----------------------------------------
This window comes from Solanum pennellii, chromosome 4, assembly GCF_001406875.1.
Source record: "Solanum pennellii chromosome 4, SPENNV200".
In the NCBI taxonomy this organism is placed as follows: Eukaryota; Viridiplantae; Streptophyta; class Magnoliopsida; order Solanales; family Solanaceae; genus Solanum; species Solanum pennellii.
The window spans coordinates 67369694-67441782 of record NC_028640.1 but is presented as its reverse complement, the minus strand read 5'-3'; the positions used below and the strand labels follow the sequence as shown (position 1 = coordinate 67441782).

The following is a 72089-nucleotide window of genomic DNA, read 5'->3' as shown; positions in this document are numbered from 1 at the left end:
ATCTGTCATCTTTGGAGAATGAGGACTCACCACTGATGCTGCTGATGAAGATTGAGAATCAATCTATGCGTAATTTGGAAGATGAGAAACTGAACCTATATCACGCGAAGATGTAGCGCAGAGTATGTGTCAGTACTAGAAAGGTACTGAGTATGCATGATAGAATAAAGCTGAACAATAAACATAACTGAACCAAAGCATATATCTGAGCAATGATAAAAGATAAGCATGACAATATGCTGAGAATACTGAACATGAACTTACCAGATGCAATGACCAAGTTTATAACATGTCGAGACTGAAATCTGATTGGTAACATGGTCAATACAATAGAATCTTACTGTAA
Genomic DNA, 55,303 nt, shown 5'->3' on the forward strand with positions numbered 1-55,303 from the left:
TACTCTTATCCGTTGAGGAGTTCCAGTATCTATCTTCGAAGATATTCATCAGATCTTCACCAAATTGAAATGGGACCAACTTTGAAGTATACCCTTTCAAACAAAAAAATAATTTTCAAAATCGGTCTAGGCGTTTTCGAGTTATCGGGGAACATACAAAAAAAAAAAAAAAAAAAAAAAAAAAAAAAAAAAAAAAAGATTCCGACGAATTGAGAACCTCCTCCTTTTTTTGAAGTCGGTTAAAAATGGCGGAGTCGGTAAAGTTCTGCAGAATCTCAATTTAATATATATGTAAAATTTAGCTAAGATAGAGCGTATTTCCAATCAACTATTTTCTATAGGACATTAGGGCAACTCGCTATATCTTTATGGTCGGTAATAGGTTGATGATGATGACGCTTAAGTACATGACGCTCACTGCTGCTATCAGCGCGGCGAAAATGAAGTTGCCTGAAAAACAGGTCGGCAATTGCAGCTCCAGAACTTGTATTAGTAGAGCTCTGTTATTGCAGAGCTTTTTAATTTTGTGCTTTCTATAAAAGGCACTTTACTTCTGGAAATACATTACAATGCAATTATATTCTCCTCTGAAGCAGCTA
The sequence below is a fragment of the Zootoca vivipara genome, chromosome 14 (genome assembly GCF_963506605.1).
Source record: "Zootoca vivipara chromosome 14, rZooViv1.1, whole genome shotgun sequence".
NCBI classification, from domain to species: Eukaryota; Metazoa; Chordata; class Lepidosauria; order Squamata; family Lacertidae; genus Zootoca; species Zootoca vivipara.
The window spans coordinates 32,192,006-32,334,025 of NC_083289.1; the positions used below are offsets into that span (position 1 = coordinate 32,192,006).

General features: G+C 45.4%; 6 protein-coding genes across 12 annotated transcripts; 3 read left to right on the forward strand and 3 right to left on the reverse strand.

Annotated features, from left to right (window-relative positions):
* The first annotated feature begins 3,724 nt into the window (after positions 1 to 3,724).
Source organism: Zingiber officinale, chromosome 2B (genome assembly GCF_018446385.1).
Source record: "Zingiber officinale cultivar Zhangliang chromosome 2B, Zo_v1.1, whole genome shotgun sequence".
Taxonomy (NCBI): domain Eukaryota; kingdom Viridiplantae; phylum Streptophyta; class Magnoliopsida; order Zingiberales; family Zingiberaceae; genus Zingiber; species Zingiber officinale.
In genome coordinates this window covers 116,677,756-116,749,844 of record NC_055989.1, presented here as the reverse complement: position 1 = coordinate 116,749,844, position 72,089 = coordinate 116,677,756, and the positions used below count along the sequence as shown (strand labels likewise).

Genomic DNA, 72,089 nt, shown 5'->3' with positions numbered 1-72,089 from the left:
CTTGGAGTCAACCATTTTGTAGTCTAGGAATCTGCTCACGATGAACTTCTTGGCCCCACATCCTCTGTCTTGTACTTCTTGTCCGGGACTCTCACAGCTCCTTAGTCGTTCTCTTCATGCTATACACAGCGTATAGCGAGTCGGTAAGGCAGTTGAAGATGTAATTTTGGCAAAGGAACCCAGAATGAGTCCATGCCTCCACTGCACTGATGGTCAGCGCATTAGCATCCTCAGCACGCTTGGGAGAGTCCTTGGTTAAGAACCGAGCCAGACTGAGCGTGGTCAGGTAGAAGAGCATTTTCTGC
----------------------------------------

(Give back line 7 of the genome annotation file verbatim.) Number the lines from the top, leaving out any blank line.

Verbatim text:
Genomic DNA, 55,303 nt, shown 5'->3' on the forward strand with positions numbered 1-55,303 from the left: